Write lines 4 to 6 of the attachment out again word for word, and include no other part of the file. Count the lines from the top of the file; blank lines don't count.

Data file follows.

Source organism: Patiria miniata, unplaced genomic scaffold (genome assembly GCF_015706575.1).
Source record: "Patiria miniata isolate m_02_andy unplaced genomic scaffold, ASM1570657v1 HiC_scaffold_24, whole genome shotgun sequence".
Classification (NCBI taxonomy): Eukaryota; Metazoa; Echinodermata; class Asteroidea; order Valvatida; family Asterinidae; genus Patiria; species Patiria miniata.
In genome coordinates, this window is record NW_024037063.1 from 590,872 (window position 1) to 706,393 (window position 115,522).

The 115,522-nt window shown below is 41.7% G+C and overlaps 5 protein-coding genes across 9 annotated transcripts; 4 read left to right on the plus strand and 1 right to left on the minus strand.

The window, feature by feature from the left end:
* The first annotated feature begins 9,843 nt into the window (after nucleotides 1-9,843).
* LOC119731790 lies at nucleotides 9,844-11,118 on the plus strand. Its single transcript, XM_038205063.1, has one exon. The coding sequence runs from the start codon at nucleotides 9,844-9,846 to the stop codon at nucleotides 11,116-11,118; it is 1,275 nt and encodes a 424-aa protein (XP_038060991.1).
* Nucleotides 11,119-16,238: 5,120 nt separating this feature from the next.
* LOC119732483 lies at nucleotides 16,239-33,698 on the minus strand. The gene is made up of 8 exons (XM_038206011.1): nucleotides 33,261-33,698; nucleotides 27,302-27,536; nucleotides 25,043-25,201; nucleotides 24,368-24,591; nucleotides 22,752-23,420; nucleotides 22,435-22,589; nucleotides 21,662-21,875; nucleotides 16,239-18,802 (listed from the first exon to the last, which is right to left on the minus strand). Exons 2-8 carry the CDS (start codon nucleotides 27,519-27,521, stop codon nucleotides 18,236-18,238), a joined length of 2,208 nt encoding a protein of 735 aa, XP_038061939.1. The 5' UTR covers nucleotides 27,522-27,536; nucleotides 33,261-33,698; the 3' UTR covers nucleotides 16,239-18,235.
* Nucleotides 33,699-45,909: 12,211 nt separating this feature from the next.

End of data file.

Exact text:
In genome coordinates, this window is record NW_024037063.1 from 590,872 (window position 1) to 706,393 (window position 115,522).

The 115,522-nt window shown below is 41.7% G+C and overlaps 5 protein-coding genes across 9 annotated transcripts; 4 read left to right on the plus strand and 1 right to left on the minus strand.

The window, feature by feature from the left end: